The Ethiopian government pardoned more than 700 prisoners in celebration of New Year’s Day on the Ethiopian calendar and the Muslim holiday Eid.
Among those released were people charged under the country’s controversial anti-terror law. Critics of the law say it is used to stifle dissent and lock up political opposition members.
Ustaz Kamil Shemsu was imprisoned in 2012 when many Muslims in Ethiopia protested what they said was government interference in their religious doctrine. He was sentenced to 22 years.
“It’s difficult to say I am happy because there are still other brothers left in prison,” he told VOA Amharic.
Prisoners were released from Kaliti, Dire Dawa, Ziway, Shewa Robit and Harer, as well as other prisons administered by the federal government in the Southern region, Tigray region and Amhara region.
Hayatel Kubera was a freshman in college in Addis Ababa when she was arrested in 2012 and taken to an Ethiopian investigation center known as Maekelawi. She said she was arrested in relation to the Muslim protest movement and was still under investigation and awaiting trial at the time of her release.
“The prison suddenly called us last week on Monday, along with men and one woman,” she said. “They told us that the government doesn’t want you to be imprisoned so you will be released.”
Government media announced that the president signed the pardon for Muslim groups because they expressed regret, according to Ethiopian Prosecutor-General Getachew Ambaye.
In 2012, the Muslim community in Ethiopia was introduced to new religious teachings known as Al-Ahbash. The Ethiopian government considered the teaching to be modern and began trainings in the fall of 2011. However, it encountered stiff resistance from some Muslims uncomfortable with the new teachings. Students walked out of classes in protest, and demanded a change of teachers appointed by the government.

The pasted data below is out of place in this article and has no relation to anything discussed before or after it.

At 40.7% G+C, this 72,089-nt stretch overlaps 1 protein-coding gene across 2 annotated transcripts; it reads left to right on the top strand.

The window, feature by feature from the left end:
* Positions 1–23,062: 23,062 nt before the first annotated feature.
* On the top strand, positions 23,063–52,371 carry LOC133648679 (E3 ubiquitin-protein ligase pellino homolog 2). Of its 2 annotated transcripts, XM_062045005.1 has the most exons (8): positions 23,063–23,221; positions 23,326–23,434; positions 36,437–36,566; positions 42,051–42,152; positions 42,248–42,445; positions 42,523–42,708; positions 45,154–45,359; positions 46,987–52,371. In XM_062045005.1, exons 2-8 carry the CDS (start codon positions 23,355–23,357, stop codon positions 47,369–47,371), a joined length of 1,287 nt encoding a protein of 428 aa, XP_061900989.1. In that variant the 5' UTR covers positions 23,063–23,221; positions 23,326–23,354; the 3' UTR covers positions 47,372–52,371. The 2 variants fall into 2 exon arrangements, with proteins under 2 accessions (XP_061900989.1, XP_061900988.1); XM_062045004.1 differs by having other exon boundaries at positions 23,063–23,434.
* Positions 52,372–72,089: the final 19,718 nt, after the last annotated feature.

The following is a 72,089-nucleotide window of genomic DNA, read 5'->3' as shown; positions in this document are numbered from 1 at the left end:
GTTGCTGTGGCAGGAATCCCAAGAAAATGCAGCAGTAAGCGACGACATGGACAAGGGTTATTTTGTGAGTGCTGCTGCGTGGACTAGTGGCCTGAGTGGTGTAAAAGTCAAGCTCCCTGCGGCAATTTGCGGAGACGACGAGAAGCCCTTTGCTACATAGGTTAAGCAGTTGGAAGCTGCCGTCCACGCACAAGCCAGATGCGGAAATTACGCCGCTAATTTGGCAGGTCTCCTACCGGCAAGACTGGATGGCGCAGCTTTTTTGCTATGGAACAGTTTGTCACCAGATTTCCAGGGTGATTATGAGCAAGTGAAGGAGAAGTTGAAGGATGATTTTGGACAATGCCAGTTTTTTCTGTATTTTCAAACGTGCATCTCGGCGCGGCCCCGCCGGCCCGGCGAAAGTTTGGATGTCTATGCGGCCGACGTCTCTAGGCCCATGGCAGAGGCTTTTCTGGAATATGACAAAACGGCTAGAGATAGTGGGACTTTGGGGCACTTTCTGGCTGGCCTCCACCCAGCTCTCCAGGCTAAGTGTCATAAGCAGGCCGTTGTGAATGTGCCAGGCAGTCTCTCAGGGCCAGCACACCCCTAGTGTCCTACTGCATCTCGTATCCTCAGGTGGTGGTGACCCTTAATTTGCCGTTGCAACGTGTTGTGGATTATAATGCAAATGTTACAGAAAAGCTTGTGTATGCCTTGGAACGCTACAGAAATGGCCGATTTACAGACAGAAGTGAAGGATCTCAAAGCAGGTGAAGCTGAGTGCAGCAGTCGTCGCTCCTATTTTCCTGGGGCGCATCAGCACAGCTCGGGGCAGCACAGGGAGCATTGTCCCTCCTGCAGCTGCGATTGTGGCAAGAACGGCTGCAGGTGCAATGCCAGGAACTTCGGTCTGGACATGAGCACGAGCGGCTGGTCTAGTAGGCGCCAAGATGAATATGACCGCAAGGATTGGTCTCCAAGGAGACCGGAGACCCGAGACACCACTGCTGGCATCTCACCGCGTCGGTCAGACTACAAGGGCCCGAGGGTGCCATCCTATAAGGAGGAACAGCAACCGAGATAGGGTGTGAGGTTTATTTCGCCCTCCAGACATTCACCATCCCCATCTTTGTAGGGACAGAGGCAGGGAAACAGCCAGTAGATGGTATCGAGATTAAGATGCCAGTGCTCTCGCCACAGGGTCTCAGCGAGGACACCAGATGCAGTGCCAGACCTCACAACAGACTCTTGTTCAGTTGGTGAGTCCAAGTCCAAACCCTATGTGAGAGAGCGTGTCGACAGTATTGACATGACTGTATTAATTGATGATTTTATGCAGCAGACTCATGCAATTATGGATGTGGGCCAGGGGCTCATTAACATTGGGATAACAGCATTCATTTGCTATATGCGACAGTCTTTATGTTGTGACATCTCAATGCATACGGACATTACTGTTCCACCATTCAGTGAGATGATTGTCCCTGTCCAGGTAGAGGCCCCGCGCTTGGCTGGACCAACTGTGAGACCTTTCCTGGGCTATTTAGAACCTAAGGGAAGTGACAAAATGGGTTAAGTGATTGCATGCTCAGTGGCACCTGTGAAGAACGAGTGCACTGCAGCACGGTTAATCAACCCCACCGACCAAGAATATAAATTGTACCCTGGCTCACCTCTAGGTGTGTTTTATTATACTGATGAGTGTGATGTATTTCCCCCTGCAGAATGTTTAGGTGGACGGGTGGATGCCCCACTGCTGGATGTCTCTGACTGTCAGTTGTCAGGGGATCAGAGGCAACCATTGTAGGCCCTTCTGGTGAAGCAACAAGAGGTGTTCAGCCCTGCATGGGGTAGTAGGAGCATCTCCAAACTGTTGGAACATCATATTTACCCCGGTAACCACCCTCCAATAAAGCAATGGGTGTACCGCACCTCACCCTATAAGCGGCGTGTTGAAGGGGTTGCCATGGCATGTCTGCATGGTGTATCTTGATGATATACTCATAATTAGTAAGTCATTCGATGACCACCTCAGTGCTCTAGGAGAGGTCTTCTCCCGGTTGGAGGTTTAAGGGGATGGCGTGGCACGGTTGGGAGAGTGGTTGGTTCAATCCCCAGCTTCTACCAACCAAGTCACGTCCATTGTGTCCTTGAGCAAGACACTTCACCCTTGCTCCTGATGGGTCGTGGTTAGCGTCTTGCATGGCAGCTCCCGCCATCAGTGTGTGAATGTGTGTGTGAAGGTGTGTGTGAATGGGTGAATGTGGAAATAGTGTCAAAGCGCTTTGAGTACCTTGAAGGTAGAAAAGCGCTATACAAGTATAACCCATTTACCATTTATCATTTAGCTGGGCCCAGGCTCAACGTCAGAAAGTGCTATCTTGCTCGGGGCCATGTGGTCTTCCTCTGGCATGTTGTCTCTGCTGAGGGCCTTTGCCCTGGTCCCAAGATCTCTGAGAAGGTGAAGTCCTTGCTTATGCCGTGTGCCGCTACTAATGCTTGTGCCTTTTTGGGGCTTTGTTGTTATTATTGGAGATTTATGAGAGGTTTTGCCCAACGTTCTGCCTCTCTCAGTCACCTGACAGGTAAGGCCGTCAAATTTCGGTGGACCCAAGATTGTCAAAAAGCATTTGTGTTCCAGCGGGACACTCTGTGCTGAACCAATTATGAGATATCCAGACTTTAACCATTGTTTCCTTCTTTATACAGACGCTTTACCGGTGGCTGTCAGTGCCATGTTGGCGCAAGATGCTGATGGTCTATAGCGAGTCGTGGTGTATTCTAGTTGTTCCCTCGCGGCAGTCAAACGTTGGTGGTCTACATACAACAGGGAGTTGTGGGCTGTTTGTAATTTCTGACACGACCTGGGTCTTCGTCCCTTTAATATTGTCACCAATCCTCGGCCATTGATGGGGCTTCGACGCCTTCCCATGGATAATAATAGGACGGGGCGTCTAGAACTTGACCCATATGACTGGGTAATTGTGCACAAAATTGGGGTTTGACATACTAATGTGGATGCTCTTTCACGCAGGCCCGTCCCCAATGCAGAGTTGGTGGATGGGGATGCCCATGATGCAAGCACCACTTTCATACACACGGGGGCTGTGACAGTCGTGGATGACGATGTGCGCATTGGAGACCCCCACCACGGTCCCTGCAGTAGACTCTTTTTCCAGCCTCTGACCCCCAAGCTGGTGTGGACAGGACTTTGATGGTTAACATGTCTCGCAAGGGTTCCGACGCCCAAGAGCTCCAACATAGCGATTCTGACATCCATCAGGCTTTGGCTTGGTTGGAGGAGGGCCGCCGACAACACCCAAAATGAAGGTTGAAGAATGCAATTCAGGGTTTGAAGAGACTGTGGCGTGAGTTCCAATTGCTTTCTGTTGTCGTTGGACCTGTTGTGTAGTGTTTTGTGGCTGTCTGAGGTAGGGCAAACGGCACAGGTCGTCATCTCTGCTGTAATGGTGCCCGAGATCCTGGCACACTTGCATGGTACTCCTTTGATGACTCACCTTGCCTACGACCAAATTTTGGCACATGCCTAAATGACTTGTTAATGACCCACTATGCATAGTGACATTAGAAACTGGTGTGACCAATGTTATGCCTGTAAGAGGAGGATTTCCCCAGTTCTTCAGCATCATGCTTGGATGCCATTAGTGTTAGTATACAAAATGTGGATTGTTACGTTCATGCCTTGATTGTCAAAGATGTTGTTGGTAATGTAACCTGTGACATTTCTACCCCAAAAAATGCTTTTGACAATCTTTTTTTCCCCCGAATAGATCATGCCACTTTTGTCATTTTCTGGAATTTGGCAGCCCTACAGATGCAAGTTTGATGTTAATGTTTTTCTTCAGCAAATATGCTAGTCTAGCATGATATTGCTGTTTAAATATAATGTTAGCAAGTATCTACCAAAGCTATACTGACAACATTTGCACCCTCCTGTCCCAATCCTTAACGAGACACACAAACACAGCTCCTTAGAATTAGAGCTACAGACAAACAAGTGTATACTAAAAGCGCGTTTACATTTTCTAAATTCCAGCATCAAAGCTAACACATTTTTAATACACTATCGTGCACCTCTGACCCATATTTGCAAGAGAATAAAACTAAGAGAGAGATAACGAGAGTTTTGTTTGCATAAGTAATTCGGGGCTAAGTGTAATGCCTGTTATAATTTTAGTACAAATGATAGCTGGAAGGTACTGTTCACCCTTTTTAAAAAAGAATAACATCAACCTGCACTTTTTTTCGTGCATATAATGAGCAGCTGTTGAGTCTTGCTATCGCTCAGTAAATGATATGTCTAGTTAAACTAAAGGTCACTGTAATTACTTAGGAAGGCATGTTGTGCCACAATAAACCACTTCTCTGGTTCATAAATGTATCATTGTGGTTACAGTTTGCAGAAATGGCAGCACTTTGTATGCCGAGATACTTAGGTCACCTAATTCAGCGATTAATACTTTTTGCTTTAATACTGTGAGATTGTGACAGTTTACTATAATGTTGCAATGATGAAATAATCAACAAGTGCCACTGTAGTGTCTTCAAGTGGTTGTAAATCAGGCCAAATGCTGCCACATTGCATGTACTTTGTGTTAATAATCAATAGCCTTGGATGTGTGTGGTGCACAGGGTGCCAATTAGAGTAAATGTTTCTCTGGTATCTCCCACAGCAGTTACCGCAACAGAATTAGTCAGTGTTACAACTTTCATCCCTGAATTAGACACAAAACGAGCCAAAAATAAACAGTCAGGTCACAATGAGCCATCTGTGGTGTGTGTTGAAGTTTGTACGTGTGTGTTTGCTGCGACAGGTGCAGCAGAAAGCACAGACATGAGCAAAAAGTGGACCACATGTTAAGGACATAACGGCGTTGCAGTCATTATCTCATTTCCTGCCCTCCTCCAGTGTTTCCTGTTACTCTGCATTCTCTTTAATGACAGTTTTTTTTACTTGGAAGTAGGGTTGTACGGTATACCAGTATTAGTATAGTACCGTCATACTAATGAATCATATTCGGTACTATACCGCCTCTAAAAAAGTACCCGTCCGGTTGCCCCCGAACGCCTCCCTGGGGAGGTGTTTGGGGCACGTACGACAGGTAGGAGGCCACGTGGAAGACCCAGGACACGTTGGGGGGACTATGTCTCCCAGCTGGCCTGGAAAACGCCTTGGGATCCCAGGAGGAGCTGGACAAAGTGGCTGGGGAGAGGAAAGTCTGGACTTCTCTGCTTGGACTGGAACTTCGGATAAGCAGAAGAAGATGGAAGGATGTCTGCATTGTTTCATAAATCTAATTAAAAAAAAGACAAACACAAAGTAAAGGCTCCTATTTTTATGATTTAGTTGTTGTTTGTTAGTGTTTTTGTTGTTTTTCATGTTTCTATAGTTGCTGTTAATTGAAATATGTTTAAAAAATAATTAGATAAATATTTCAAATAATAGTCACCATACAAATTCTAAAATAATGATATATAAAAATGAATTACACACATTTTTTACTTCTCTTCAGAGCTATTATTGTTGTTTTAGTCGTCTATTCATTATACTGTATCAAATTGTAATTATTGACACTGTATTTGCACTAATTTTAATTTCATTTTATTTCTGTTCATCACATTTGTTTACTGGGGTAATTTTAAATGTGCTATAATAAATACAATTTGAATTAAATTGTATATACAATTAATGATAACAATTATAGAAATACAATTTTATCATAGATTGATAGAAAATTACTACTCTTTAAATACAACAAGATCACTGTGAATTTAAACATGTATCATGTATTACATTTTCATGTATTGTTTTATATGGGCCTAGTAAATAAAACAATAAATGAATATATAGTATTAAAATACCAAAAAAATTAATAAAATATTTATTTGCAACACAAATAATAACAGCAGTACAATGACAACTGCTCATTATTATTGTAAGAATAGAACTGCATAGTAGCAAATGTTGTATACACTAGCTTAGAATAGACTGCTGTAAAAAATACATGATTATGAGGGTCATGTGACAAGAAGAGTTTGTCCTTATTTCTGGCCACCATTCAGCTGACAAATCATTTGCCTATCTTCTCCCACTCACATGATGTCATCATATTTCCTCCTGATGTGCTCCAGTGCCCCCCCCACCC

Silent protests and sit-ins at mosques followed, and the members of a 17-person committee selected to represent students were arrested and charged with extremism.
“The claim from the committee’s side, and I think there is good enough evidence that support that, was that the Al-Ahbash movement was invited and forced upon the Muslim community, kind of like telling them what type of Islam they were supposed to be adhering to, which is a violation of the constitution,” said Terje Ostebo, director of the Center for Global Islamic Studies and an associate professor at the University of Florida.
Muslims make up of 33.9 percent of the total population of about 100 million in Ethiopia, according to the Central Intelligence Agency.
Ostebo stressed that the government has released prisoners before, and that this holiday pardon doesn’t necessarily signal a willingness to change.
“It’s kind of common in Ethiopia that New Year is the time when you show leniency and grant pardons,” he said. “I’m not sure if I could put it that strongly that they are acknowledging any mistakes.”
Yusuf Getachew, editor-in-chief of faith-based magazine Ye Muslimoch Guday, or Muslim Affairs, was one of the people released. He was arrested in July 2012.
“The government asked if we are going to accept the pardon or not, and we accepted it and that’s why we were released,” he said.
He had been sentenced to seven years.
Murithi Mutiga of the Committee to Protect Journalists said his organization was calling on Ethiopian authorities to free all prisoners of conscience.
“There is a very large number of people that have been detained within very secretive and large detention facilities that have done nothing else other than to simply do their jobs as journalists,” he said. “I think the Ethiopian authorities would do a very good thing to just let all prisoners of conscience … please let them go.”
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